Samuel Eliot Morison's 1950 Address Still Has Lessons About Subjectivity (Though Not All He Intended)

tags: historiography, Charles Beard, Samuel Eliot Morison

Bruce W. Dearstyne is a historian in Albany, New York. SUNY Press recently published the second edition of his book The Spirit of New York: Defining Events in the Empire State’s History and his new book The Crucible of Public Policy: New York Courts in the Progressive Era.

Samuel Eliot Morison, 1953



Are historians too subjective? Should we strive to be impartial and objective? Should one of our purposes be to give people perspectives and incentives to shape the future?

These questions are not new. They have been debated in our field before. One of the most interesting perspectives comes from Samuel Eliot Morison’s American Historical Association 1950 presidential address “Faith of a Historian.” He was the author of several maritime histories, studies of New England, and co-author of a popular text.  His AHA Presidential essay is worth considering for his perspectives on the purposes of history, objectivity, and historians’ influence on the public.

A few themes:

*Historians are swayed too much by the desire to cater to and please their readers.

Historians need to stay objective. But the “legitimate desire of the historian to interest, to instruct, and to please, is at once a leading motive for his labors, a challenge to present his work in artistic form, and a danger to his professional integrity. It tempts him to deviate from the truth in order to satisfy school committees on whom he depends for ‘adoptions’; or the prejudices of reviewers and the emotions of the public to whom he looks for circulation,” Morison wrote.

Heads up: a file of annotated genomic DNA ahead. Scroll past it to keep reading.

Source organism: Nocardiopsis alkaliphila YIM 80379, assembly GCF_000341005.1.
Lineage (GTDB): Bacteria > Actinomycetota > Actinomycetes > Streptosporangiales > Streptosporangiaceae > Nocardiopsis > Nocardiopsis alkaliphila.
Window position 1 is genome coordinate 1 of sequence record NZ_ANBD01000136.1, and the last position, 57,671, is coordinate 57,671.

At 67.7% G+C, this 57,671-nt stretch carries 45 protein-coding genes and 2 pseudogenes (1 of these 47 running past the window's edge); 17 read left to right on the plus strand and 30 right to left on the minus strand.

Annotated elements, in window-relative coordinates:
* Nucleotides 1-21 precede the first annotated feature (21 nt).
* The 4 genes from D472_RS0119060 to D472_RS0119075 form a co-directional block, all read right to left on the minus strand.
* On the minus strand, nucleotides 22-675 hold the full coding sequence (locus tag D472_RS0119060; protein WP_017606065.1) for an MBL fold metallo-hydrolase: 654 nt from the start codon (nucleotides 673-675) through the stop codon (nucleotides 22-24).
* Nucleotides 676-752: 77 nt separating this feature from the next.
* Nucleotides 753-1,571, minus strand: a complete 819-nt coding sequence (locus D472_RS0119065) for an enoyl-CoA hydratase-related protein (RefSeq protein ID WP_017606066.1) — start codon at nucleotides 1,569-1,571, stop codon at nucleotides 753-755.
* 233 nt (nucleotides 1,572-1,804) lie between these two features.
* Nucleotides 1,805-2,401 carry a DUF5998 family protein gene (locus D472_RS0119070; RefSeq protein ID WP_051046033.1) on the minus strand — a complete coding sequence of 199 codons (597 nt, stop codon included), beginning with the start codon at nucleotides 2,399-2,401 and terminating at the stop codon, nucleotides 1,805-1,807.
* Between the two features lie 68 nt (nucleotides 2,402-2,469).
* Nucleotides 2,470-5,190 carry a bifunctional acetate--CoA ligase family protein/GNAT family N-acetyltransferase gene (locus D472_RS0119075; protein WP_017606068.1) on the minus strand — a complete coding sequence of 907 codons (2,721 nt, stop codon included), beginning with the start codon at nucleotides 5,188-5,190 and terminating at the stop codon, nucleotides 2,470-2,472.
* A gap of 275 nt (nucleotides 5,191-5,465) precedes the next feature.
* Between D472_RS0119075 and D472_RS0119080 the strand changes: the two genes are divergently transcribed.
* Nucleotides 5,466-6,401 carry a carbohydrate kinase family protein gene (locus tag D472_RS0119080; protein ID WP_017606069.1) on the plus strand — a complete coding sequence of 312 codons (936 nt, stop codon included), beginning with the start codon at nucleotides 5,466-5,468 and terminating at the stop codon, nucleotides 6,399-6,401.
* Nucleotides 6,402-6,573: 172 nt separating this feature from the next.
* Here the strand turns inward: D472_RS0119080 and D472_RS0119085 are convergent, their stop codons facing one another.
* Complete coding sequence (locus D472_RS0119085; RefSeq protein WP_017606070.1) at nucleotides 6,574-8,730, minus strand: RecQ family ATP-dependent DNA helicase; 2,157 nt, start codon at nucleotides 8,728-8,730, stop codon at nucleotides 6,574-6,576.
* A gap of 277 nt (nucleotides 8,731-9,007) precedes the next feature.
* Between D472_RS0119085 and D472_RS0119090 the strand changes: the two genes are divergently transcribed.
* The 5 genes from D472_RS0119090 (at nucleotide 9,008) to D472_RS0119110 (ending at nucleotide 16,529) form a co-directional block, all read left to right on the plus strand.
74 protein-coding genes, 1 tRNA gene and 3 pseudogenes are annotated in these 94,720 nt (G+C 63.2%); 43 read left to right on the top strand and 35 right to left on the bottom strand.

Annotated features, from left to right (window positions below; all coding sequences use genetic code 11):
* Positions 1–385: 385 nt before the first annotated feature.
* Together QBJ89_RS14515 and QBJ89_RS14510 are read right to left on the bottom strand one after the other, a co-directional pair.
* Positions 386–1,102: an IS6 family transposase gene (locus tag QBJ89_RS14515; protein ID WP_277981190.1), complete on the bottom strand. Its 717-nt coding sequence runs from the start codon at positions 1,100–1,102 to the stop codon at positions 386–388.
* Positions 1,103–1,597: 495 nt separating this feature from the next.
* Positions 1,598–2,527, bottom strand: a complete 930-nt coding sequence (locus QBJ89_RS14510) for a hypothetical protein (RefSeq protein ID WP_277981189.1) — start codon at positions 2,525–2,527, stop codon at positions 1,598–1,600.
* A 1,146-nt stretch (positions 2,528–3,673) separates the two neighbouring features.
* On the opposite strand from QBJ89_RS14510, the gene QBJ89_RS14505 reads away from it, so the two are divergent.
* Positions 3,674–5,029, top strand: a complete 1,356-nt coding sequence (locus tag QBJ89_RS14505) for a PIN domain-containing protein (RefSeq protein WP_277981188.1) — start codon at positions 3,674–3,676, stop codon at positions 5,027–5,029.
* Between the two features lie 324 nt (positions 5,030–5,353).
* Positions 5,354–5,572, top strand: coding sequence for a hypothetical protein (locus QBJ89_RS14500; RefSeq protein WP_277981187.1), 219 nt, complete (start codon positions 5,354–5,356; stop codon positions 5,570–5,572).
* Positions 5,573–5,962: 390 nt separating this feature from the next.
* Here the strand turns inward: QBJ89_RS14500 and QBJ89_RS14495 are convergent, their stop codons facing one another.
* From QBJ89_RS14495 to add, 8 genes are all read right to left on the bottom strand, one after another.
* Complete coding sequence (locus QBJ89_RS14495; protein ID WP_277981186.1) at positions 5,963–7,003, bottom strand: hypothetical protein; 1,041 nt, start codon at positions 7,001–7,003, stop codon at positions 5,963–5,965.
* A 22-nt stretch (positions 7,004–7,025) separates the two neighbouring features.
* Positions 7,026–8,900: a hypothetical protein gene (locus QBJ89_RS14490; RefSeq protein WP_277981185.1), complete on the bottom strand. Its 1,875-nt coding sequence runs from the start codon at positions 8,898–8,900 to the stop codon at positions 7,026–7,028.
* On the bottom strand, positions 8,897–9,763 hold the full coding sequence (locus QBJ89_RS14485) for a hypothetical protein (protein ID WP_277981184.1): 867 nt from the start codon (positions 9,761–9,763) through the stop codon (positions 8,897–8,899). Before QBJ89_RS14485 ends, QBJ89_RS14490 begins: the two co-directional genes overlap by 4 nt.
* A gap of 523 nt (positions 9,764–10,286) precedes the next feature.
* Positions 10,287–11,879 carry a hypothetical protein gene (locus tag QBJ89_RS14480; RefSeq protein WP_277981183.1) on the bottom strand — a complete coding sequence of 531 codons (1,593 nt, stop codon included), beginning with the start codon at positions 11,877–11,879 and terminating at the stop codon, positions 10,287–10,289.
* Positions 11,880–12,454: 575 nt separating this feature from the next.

*Historians trying to write “popular” history face competition from “amateurs.”

Historians may want to consider writing “popular” history – books that appeal to a broad reading public. But, Morison cautioned, popular history is a field mostly occupied by less-than-qualified  non-historians. “Most writers of pseudo-history…are gifted amateurs seeking to bolster some pet theory with carefully screened facts, or people trained in journalism or some similar calling in which the story's the thing. If it accords with the facts, fine; if not, so much the worse for the facts.”

*Historians should stick with the facts, not twist them to fit preconceived theses or patterns.

Morison endorsed an oft-quoted recommendation from 19th century historian Leopold von Ranke: historians should just “explain the event exactly as it happened." That had been an often-expressed goal in the  19th century but the history community in the 20th had mostly regarded it as simplistic. For one thing, it was historians who selected which facts to emphasize. That depended on research into evidence, which might change over time as more sources became available or historians looked at old evidence with new insights. But Morison held to the older view: just the facts.

*Too many contemporary historians think they need to insert their own viewpoint.

Too many historians think their work is about interpretation, said Morison. Somewhere along the assembly-line of their education, these students have had inserted in them a bolt called ‘points of view,’ secured with a nut called ‘trends,’ and they imagine that the historian's problem is simply to compare points of view and describe trends. It is not. The fundamental question is,’What actually happened, and why?’”